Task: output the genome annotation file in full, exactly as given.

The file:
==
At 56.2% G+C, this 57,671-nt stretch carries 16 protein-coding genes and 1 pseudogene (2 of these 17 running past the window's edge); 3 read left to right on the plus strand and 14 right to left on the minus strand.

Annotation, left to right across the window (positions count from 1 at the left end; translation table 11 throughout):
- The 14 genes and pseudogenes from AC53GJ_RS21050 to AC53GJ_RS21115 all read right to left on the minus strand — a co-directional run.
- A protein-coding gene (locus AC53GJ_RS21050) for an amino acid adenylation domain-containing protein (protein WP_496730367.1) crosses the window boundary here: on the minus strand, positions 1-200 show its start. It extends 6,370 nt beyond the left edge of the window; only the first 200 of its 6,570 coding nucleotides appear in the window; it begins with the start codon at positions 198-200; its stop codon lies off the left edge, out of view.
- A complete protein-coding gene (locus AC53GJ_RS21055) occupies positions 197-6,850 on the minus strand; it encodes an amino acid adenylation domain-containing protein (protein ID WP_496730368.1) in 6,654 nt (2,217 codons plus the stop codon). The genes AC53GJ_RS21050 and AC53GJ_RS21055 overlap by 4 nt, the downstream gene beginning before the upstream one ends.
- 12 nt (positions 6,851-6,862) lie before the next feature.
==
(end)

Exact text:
At 56.2% G+C, this 57,671-nt stretch carries 16 protein-coding genes and 1 pseudogene (2 of these 17 running past the window's edge); 3 read left to right on the plus strand and 14 right to left on the minus strand.

Annotation, left to right across the window (positions count from 1 at the left end; translation table 11 throughout):
- The 14 genes and pseudogenes from AC53GJ_RS21050 to AC53GJ_RS21115 all read right to left on the minus strand — a co-directional run.
- A protein-coding gene (locus AC53GJ_RS21050) for an amino acid adenylation domain-containing protein (protein WP_496730367.1) crosses the window boundary here: on the minus strand, positions 1-200 show its start. It extends 6,370 nt beyond the left edge of the window; only the first 200 of its 6,570 coding nucleotides appear in the window; it begins with the start codon at positions 198-200; its stop codon lies off the left edge, out of view.
- A complete protein-coding gene (locus AC53GJ_RS21055) occupies positions 197-6,850 on the minus strand; it encodes an amino acid adenylation domain-containing protein (protein ID WP_496730368.1) in 6,654 nt (2,217 codons plus the stop codon). The genes AC53GJ_RS21050 and AC53GJ_RS21055 overlap by 4 nt, the downstream gene beginning before the upstream one ends.
- 12 nt (positions 6,851-6,862) lie before the next feature.